Congratulations! You have a new boss. Or – I guess congratulations are in order.
Whether this change is the result of an internal promotion, reorganization, or an acquisition, the project manager is responsible for educating the “newcomer” about the projects for which he or she is responsible. What you say and how you say it is to some extent dependent on your situation. For example, in a small company where the new boss already knows a bit about you and the project, then your task may be a no more than a status update. Other scenarios offer more challenges to a project manager – the person is new to the company or the person is new to project management (Yikes!).
In a large organization, the arrival of a new boss may lead to several days (or weeks) of briefings to get him or her up to speed. You and your project(s) will be among many presenting and the format and flow of the briefing may be dictated beforehand. Other organizations will choose to let the new boss set up briefings when they are ready. KEY ACTION: Don’t wait too long. If the boss does not take the initiative, you should. You want the new boss to know what projects you are managing, what you are doing, and why it is important. The sooner you start a rapport and relationship with your new boss – the better.
So that first meeting / briefing is critical to your projects and you. Here are some guidelines for handling your first briefing:
- Provide context: where does your project fit within the organization. You may use an organization chart or a statement of objectives and tasks as they relate to the company’s mission. Answer the question: Who are the stakeholders (customers or consumers) of your project?
- Present outcomes first: what will your project provide when it is complete. This is more detailed than just a rehash of your objectives. You will want to focus on the revenue or cost savings that will result from the successful completion of your project. Think outcomes!!
- Project status: This is typical status report information that includes schedule, accomplishments, costs against budget, and plans. Be sensitive to your new boss’s knowledge (or lack thereof) of technical terminology and keep this part of the briefing at a fairly high level. Hold off on risks and issues until later in the briefing (if at all). You are still in selling mode at this point.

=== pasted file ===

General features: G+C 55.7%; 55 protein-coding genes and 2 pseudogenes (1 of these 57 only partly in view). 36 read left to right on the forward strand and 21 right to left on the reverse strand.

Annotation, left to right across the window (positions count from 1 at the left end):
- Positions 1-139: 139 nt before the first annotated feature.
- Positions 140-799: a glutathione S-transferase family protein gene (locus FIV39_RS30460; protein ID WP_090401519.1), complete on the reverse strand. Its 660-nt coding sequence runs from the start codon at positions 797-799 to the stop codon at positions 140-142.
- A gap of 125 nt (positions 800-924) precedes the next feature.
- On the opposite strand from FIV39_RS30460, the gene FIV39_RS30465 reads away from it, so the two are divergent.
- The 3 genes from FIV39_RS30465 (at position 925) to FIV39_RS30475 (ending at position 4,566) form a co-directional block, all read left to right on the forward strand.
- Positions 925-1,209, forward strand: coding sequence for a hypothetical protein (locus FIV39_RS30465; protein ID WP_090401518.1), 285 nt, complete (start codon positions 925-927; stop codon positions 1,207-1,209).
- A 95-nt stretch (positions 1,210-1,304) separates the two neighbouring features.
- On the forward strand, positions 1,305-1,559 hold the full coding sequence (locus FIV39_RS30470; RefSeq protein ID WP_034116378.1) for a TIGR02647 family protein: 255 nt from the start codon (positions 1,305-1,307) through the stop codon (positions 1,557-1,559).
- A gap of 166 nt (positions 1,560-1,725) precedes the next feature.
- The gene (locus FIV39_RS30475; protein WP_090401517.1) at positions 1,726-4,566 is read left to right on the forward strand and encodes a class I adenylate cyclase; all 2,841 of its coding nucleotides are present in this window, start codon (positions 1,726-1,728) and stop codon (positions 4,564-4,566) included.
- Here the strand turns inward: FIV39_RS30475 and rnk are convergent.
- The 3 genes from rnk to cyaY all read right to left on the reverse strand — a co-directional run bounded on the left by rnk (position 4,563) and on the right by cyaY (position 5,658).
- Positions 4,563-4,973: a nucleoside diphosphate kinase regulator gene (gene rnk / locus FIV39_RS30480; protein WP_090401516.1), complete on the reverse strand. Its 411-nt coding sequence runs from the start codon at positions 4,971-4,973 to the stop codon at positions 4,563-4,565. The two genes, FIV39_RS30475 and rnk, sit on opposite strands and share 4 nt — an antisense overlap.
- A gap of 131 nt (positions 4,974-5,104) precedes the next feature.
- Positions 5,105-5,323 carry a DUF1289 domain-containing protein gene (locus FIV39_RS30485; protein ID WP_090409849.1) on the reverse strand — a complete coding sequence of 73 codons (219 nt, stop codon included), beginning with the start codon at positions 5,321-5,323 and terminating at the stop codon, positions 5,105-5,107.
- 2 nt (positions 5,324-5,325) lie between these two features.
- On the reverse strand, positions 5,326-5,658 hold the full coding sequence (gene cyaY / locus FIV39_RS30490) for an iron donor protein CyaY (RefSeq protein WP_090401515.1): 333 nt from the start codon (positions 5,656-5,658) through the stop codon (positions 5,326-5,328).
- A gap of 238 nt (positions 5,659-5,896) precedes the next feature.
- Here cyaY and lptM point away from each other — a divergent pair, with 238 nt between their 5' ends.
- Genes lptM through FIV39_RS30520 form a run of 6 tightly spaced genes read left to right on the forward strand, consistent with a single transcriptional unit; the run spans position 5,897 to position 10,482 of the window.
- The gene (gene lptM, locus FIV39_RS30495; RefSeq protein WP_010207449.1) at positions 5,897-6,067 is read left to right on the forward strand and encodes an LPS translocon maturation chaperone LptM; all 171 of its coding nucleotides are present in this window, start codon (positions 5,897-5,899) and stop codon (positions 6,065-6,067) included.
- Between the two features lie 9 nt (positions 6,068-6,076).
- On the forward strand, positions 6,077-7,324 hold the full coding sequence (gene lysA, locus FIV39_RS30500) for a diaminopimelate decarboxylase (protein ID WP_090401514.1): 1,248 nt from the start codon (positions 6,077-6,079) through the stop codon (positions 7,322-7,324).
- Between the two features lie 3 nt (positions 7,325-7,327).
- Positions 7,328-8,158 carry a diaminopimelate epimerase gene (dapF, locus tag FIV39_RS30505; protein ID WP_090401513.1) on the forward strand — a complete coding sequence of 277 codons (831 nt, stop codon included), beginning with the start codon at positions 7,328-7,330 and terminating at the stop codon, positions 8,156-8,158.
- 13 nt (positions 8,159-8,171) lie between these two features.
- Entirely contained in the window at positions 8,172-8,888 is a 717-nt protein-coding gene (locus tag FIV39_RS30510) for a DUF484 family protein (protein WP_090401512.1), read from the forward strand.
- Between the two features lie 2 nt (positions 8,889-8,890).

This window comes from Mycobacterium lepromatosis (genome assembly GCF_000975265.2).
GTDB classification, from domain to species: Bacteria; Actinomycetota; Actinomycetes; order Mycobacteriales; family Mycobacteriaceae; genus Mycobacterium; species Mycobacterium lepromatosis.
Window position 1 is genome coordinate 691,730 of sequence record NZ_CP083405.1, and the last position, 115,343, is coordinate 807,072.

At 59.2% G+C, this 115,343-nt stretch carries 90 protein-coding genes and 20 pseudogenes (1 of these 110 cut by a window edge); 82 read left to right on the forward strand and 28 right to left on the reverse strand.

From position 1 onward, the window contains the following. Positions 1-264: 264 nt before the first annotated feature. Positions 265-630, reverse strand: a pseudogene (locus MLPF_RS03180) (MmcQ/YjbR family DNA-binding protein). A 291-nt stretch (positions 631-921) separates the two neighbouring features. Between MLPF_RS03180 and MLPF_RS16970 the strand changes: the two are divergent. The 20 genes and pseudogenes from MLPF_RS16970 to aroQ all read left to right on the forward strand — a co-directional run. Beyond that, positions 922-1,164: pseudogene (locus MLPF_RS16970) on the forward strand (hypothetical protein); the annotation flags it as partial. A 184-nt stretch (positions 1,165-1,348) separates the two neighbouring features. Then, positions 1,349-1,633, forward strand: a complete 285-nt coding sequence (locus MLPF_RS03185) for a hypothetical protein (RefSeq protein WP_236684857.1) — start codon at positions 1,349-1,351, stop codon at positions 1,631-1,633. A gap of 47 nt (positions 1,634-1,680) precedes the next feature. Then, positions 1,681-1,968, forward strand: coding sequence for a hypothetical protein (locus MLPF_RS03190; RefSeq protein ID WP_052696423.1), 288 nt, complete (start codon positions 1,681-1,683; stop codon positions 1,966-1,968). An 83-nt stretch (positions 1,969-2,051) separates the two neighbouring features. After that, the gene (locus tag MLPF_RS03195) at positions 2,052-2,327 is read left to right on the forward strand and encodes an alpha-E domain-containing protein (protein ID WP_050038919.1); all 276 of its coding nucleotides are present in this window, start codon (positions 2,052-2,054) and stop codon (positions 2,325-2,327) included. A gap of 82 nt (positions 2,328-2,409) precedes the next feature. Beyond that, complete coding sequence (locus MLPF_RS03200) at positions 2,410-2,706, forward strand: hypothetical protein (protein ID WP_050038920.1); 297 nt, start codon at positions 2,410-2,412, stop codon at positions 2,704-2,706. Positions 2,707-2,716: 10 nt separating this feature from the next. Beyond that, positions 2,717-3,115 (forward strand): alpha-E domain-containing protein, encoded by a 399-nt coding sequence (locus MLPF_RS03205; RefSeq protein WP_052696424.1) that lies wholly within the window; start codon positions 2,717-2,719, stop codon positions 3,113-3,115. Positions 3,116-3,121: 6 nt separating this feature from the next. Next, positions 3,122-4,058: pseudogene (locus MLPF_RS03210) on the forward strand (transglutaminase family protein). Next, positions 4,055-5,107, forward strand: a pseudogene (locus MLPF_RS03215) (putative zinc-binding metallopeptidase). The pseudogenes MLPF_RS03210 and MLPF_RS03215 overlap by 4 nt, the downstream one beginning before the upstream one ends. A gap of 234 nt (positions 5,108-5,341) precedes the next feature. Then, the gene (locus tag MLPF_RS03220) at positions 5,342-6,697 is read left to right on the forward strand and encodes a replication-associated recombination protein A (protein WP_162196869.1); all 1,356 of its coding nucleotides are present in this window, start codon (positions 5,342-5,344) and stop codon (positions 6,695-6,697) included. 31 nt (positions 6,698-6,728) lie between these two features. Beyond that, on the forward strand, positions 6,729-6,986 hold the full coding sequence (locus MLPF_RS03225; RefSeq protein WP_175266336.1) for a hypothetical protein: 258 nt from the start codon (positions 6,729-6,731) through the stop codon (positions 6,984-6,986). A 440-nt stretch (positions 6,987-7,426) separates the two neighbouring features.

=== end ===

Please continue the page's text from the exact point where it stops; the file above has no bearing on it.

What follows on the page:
- Introduce your team: tell the new boss a small amount about the team members and the project team organization. Identify each person by name and role. Again, an organizational chart may be helpful if you have a large team.
- Demonstrate: If time allows and you have a quick demonstration of your project doing its magic—show it off. This is the final part of selling your project. Demos (when short) are always good.
- Issues and risks: You want your new boss to understand what challenges you face and what conditions present a risk to the successful outcome of the project. It is a very good idea to have solutions ready for each risk and problem you present. A chart that includes probabilities, costs, and mitigation strategies is effective in presenting issues and risks. If you run short on time – this is one area that can be moved to your second meeting.
- What does the boss want to know? If you can, find out beforehand what questions the new boss is trying to answer about the projects and be sure to address those questions using the words he or she has chosen. Or maybe I should say: Find out everything you can about your new boss before briefing your first meeting. Get their resume, talk to anyone who worked for them, if they have written articles get copies. Don’t go in cold.
- Graphics speak: Many people grasp information more quickly and retain it better when it is presented in graphic form rather than text. Make liberal use of relationship diagrams, tables with key concepts in the headers, charts, and pictures. Remember, pictures are worth a thousand words.
- Make and distribute a hard or digital copy: If the boss is getting many project briefings as part of their orientation, it is likely that everything will run together in his or her mind after awhile. A copy of your briefing will serve as a reminder of your project.
- Don’t try to do everything in one meeting: You are bound to have many more opportunities to present to your new boss. Think of this briefing as the beginning of a dialogue where you create a common vocabulary and understanding. Make this meeting a positive one.
I want to thank Michael Watkins for his Blog on “How to succeed with your new boss” – it is a very good post on what to do with a new boss.
- “Leadership Transitions” – Interactive CD-ROM, featuring leadership expert Michael Watkins, provides detailed guidance and specific action plans to help leaders moving into new roles.
- Laura Browne on how to succeed with a new boss – http://www.examiner.com/x-2675-Womens-Business-Examiner~y2009m1d20-How-to-succeed-with-a-new-boss.
- David Christiansen’s post on Surviving your new boss.
- Kate Lorenz with 17 ways to survive your new boss.